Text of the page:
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Repost #4: Cracker Barrel Part 1: Leftover Style – Cracker Barrel Soup

Filed under: Cooking - Folkcat in the Kitchen — folkcat at 10:53 pm on Friday, August 5, 2005

This is the fourth of several posts that I am copying from my blog “The Life & Times of a Winged Cat“. These reposts will continue until all the cooking posts there have been moved here.

Originally published July 5, 2005:

As I mentioned over in my Pirate Treasure, Dirty Secrets and Electric Cucumbers entry at our geocaching blog, Gryphon and I had occasion to eat at the Cracker Barrel restaurant in Derry, NH on Sunday, July 3rd.

This was our first experience with a Cracker Barrel, though we’ve heard about them frequently. Their hallmark is nostalgic goodies in the retail shop (everything from Abba Zabba Taffy to old-fashioned porch rocking chairs), and good old home-style country cooking in the restaurant.

The first plus is that the entire place is non-smoking. We were seated promptly by a friendly hostess, and left to peruse the long list of goodies on the menu.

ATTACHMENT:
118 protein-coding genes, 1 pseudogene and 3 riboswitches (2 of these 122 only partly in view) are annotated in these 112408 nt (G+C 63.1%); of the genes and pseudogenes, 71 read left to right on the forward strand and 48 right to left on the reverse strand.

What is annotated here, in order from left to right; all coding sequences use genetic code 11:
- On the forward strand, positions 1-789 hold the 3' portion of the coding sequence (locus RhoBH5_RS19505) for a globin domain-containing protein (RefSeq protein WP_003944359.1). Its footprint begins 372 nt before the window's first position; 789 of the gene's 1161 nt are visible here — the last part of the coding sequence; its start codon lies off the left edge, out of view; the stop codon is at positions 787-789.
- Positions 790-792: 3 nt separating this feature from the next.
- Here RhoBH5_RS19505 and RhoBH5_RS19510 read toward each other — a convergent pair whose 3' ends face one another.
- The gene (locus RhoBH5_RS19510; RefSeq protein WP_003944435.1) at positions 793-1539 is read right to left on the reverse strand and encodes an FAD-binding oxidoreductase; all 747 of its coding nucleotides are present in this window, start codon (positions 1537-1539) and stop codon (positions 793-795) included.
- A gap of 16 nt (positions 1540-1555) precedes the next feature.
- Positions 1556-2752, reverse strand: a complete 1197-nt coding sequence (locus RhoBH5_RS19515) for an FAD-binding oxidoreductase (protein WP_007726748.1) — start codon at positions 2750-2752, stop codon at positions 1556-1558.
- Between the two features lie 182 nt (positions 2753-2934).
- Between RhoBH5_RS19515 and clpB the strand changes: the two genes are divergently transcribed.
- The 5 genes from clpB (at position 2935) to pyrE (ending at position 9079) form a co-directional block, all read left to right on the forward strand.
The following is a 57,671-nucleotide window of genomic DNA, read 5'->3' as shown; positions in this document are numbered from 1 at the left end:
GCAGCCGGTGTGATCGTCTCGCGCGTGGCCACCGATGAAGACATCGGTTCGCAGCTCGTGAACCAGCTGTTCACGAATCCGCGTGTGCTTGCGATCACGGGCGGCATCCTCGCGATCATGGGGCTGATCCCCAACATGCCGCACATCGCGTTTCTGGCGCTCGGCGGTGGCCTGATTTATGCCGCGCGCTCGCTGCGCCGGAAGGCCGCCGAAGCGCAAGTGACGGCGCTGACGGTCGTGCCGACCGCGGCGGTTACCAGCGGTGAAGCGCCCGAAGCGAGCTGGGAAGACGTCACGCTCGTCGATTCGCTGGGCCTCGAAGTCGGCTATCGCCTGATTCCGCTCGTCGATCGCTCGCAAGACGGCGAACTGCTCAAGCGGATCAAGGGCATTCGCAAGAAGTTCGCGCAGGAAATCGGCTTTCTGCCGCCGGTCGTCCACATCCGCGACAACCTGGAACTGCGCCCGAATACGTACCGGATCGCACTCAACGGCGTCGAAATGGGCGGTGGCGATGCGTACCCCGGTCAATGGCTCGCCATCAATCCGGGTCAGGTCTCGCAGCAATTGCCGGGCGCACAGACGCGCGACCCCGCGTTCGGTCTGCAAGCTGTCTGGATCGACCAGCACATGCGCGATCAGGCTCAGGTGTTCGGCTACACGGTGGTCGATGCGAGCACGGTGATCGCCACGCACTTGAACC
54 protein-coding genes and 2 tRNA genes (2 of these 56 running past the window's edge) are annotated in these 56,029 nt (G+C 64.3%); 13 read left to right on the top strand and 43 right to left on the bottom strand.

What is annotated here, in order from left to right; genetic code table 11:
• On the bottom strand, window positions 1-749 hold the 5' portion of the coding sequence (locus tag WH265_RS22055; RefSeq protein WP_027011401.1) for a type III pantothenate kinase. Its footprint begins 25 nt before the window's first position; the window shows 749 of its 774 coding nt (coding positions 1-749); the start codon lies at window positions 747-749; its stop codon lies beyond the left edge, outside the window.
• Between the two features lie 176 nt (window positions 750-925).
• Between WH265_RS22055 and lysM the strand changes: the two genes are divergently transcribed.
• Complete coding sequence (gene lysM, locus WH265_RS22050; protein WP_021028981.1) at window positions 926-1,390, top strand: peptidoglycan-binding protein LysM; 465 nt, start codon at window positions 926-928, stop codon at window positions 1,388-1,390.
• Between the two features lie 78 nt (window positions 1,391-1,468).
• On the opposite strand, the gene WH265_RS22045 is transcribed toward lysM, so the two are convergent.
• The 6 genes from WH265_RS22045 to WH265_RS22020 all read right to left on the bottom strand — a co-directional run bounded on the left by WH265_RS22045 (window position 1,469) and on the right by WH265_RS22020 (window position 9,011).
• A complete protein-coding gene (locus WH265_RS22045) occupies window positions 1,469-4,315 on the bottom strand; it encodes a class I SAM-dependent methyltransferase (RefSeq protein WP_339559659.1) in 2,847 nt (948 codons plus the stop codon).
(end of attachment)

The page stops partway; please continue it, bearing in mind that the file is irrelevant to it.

Fried, battered, dipped, and smothered described many of the dishes. It was one of those cases where everything looked good. Finally, Gryphon settled for the Sunday special of boneless fried chicken breasts with two vegetable sides, and I chose the Chicken & Dumplings platter (3 sides AND biscuits).

To start with, just like every southern cook does, their menu raved about their biscuits. Now, I expect biscuits to be light, with a delicate, even flaky, moist crumb. And they should be puffed up sky high to boot.

Cracker Barrel’s biscuits had a slightly rubbery texture to them, and an unpleasant mushiness to the tooth. I was amazed. Frankly, Kentucky Fried Chicken makes better biscuits – but then, based on what I tasted at Cracker Barrel, it wouldn’t be difficult.

The Chicken & Dumplings were described as chicken and rolled dumplings boiled in chicken stock. Well, that’s true enough. But it turns out, aside from a little gravy drizzled on top, that’s all it was. Plain, naked white-meat chicken chunks. The dumplings, rather than being big balls of dumpling, were like little doughy slabs. Thick, malformed noodles, call them. Not the light, puffy, biscuit-like billows I am used to.

I was a little dumbfounded. All my life, chicken and dumplings has meant a rich, hearty chicken stew, with carrots and peas and other vegetables fighting for space in a tasty gravy, and big round dumplings perched on top. Granted, the menu hadn’t specified anything beyond the “chicken and rolled dumplings boiled in stock”. But I wouldn’t have believed until I saw it that chicken and dumplings could ever mean anything less than the whole package.